Brian H.: “For my daughters …. My youngest, she always has dance recitals, she’s very talented. My oldest daughter, she’s very talented, she can draw. She’s a very good artist. When I miss these opportunities with them, as far as seeing her dance recital and seeing my daughter do her art displays, I wanted to show them that I’m always thinking about them. I let them know ‘I’m cheering for you even though I’m not there.’ That’s my biggest thing. I just want them to know that ‘Even though I’m not there, I love you very very much.’ It’s a conversation that I constantly should have with my daughters. It’s very important.”
Alexander S.: “My film was about myself, but I think all their films were about people they care about. I think that was big of them. I think that took a lot of heart and a lot of courage. For them to make themselves open up to vulnerability. I think it took a lot of courage.”
Justino G.: “I really wanted to pay homage to my son and his dedication to his craft. He loves [music]. He does it all day long, and so I thought it was very very important for me to let him know, even in spite of this situation, every chance I get I’m going to let him know that I love him. This is a way for me to do that.”
Clarence S.: “Mine was called ‘Through Her, I live’. It’s about leukemia, and the strength that [my niece] had to live on for eight years, knowing that her life would be claimed through a disease that’s by chance not choice. It help me grow in here and become a better person, and just strive tot get back to my family.”
Jerome L.: “The message I was trying to send to the youth out there is that this is not the path that you want to take. Being out there on the streets. [I] try to see if I can make a change in their life, so they don’t make the same pit falls that I made. These prison doors become revolving doors. Being in and out, in and out, in and out. That’s the message I was trying to get across.”
Qwasheem R.: “I had a lot of times where I was sick, and I got a lot of help. They felt for me. From that struggle, I learned how to live. It shows you how to live life, and shows you to be a better person. I had a friend [fellow inmate] with sickle cell. I feel like he was worse off than me. He was nonchalant about it like I was nonchalant about mine. I never was [so] hurt that I couldn’t walk. He was hurt. He couldn’t even get up. He was dizzy or he couldn’t walk. So it’s like, we all go through struggles. It’s only me and him. There’s a couple of people I found out, and I met, that went through different sicknesses. I think that story needs to be told.”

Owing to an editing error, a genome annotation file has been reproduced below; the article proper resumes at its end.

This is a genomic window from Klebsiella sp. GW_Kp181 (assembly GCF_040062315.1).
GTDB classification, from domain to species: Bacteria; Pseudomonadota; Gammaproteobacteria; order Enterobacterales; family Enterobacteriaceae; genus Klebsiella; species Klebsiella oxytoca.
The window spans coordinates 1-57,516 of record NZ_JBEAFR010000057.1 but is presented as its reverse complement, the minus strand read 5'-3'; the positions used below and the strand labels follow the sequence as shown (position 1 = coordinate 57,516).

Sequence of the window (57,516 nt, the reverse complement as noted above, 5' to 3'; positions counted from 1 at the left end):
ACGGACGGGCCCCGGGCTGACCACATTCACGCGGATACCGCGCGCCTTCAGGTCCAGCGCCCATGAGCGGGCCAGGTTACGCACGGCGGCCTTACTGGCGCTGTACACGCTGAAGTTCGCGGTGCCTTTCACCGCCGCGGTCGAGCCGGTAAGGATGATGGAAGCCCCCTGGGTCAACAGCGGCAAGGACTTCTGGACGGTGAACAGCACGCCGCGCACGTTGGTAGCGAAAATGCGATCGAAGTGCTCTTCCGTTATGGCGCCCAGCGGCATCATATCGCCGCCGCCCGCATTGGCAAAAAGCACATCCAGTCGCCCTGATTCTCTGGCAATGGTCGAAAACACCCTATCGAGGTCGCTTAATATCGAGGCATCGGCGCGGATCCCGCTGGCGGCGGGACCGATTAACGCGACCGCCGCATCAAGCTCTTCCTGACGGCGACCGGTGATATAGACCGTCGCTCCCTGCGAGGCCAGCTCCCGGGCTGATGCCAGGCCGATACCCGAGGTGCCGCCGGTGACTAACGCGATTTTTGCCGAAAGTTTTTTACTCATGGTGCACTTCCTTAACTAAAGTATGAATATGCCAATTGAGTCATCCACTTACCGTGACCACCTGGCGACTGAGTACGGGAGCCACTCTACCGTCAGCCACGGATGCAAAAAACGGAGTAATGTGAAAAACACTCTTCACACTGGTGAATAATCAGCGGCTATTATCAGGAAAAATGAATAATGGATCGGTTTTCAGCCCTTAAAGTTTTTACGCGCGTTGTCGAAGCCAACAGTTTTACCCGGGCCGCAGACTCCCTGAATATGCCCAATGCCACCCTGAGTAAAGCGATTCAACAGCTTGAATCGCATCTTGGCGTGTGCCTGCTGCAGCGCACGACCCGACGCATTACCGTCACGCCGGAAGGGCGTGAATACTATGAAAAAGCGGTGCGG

Marvin S.: “Well at first, I was kind of selfish. I was trying to do something real quick. Get it out the way. But as I started doing it more and more, I said ‘This is something she could always have of me saying ‘My fault.’ I wasn’t there as much as I could have been. So, I really got into it. Then, I paint the pictures for what I wanted to do and wanted to say. That’s what I went off of.”
Thoughts on responsibility
Jerome L.: “I was a product of my environment, but at the same time I still take responsibility for my own actions. I don’t try to shift it, or none of that, because my brothers and sisters have done tremendous things in their lives. On one side of the equation, I was a product of my environment. On the other side of the equation, I still chose that path.”
Donyea P.: “Life took over. Family problems, in and out of foster care my whole life, and then you have ‘street life.’ In impoverished [communities] there’s not really an investment in youth programs where I could hide from my issues at home. I wanted to go to an afterschool program, but I didn’t want to go home. As they say, ‘Life took over’.”
Joe K.: “They [the prison] have this thing here every year, called ‘The day of responsibility’. This year, they selected me to facilitate it, and the topic we chose was ‘Negative influences of Neighborhoods.” I think that coincides with a lot of the things that I experienced growing up. For instance, I was influenced by somebody, and these dudes that I hang around, I influence them. So the people that I looked up to showed me what they know. Then, the people who looked up to me, I showed them what I know, which is what I was taught.